Consequently our military forces are at present deployed in two main components, one in the European theatre of operations and

War Appropriation-Army

the other on this continent and its outposts. The two are connected by the Atlantic lifeline along which flows a stream of equipment, and trained reinforcements. The efficiency of the line of communication depends on the increase or decrease of U-boat strength, the number and nature of the tasks elsewhere for transport and escort craft and aircraft, and on the success of anti-submarine warfare and of the ship-building programme.

To come to the development of the Canadian army, there "has not been put on record or brought to the attention of the Canadian people the process of the development of the Canadian army. I think there is misapprehension in regard to that, and I should like to take the time of the committee for a moment in that connection.

The development of the army is a story of increase in strengths, increase in equipment and increase in training and fitness. People call for planning; I wish to say there has been a plan for the Canadian army. It has not been hit or miss. Mistakes have been made. It could hardly be otherwise in any organization that has increased one hundred times over since 1939, but I believe that the general principles on which we have worked have been sound.

Here is the sequence. Soon after war was declared we authorized the mobilization of the first and second Canadian infantry divisions, and within four months from the time war was declared we had the first infantry division in England. In the fateful and almost fatal year 1940 we authorized two more divisions, the third and. fourth infantry divisions, and early in 1941 we authorized the fifth armoured division and the first army tank brigade. That armoured division and that tank brigade were Canada's first ventures in armoured formations, and the Canadian armoured corps was set up.

We actually dispatched overseas the second infantry division in August, 1940. The first had been dispatched just before the end of

1939. A Canadian corps of two infantry divisions was formed overseas on Christmas day,

1940. Late that fall of 1940 I went to England, and after consultation with the war office our programme for 1941-42 was announced and approved by this house. Under that programme we were to dispatch in 1941 the third division, the fifth armoured division, the first army tank brigade and thousands of

ancillary troops. In the fall of 1941 another visit was made to the United Kingdom, and our plans integrated with theirs. We felt that instead of attempting to add to the five divisions we had (four overseas and one in Canada), our best contribution was not to form more divisions for overseas but 'to consolidate and organize what we had in such form as would make it capable of serving best.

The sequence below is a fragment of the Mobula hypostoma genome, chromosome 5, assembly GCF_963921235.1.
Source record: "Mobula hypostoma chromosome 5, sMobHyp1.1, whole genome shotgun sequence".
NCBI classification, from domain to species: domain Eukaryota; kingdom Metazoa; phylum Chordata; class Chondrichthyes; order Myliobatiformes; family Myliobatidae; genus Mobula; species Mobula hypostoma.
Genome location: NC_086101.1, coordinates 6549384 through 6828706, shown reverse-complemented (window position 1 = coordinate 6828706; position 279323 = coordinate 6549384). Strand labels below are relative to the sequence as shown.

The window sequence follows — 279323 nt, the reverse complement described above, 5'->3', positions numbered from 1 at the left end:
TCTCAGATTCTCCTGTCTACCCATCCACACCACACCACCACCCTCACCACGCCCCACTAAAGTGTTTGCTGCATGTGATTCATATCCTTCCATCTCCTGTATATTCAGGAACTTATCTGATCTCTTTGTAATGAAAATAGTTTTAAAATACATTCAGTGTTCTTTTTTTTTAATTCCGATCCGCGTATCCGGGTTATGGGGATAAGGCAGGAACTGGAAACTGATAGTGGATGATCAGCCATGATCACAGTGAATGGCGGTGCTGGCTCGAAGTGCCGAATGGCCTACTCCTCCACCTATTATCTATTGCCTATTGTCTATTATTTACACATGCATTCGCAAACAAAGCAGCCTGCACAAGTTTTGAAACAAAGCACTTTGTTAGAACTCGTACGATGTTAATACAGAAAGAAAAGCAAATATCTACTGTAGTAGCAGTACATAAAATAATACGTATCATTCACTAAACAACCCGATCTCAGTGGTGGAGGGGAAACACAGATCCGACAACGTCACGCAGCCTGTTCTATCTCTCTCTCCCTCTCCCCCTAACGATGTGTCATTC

The 1942-43 programme was settled and again authorized by this house. It was to form the second army tank brigade; to convert the fourth division into an armoured division and to send it overseas in 1942; to organize two corps, into which the three infantry divisions and the two armoured divisions could be fitted as circumstances might require; to provide the corps troops for those two corps, and to bring the two corps together under an army organization called the First Canadian Army and to provide army troops.

Let me stop to impress on the committee two points. Over two years ago, namely, early in 1941, all five divisions and an army tank brigade of our overseas army had been authorized, and what we have been doing in the past year is to make those individual forrhations as self-dependent and effective as our resources will permit. Secondly, the formations authorized since that time have- except the second army tank brigade-been the headquarters second corps and the headquarters first army and the corps and army troops which are ancillary and supplementary to these formations. I make those points because there seems to be in some quarters an idea that we have embarked on some new and overambitious policy regarding our overseas army. I would call attention to the fact that with the exception of the organization of the second corps and the army headquarters, and the additional army troops, the whole army programme was authorized early in 1941, nearly two years ago.

I have had prepared, thinking it might be useful to hon. members either now or in the future, a statement showing a summary of Canadian army units and formations dispatched or awaiting dispatch, showing the unit; when it was authorized; when it was announced and when it was dispatched, both for overseas and in Canada; also an indication of the sort of units we have in Canada and on outposts outside Canada but on the North American continent. With the permission of the committee I propose to have this summary placed upon Hansard:

War Appropria tion-Army

Topic:   NATIONAL DEFENCE
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SUMMARY OF CANADIAN ARMY UNITS AND FORMATIONS

May 13, 1943